Jamaican female reverend at royal wedding inspires local clergy
Jamaican-born Rose Hudson-Wilkin (left) participated in the Royal Wedding on Saturday.
A number of religious leaders from the island of Jamaica have taken time out to congratulate Reverend Rose Hudson-Wilkin on the role she has played at the wedding of Prince Harry and Meghan Markle.
Rev. Hudson-Wilkin, who hails from Montego Bay, St James and who came to wider attention as the first black female to hold the role of Queen's chaplain, was placed on the programme at the royal event to lead prayers. The event was held at Windsor Castle in the United Kingdom on Saturday.
She is the Chaplain to the Speaker of the House of Commons.
The event was identified by some local religious leaders as another positive for a Jamaican living overseas, especially at an occasion that was watched by millions across the world.
The local leaders described the development as more than just a feel good moment.
Reverend Robert Thompson-Suffragan, Bishop of Kingston was one of the leaders who spoke to Loop News on the issue.
“For us it really is a wonderful thing, it was a good feel…, all people of African descent, black people, should feel good that the royal wedding belongs to all of us and I can identifiy with that,” said Thompson.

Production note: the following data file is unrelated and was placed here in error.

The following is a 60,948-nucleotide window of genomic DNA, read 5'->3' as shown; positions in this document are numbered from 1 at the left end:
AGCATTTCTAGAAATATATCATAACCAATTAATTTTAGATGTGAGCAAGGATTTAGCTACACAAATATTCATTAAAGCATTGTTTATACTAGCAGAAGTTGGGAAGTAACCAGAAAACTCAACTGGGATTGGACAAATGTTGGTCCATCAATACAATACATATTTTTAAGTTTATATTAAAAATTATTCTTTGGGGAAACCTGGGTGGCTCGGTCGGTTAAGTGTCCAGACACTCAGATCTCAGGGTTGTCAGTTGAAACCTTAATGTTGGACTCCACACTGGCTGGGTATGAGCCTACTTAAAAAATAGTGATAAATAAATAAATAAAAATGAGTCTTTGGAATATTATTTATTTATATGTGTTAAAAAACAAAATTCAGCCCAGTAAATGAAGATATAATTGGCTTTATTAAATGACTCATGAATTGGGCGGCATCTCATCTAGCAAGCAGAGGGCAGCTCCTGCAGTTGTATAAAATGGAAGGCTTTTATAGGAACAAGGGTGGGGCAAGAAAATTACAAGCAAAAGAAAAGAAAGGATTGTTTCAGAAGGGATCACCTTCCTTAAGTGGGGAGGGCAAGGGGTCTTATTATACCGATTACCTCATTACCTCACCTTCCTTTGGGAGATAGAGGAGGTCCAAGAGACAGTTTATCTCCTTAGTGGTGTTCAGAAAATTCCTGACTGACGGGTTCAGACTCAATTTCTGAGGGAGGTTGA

Well-known religious leader, Errol Rattray shared similar sentiments.
“The reverend Hudson has certainly been a person who continues to break down a lot of barriers and this moment was certainly another occasion that Jamaicans can be proud of,” said Rattray
The Bishop also said the act, even though some may argue it was just a feel good moment, helped to bring together religious leaders in Jamaica to speak about a development in which they all shared a common interest.
“I just want to use this opportunity to congratulate the Reverend and it just goes to show that Jamaicans continue to do positive things all over the world, not just in athletics where we have Usain Bolt and music with Bob Marley but also in other sectors,” said well know pastor, Rattray.
“This is truly a special occasion, another case of a Jamaican holding their heads high,” said Bishop Aaron Cunningham, Vice president of the Spiritual Christian Revivalist Council.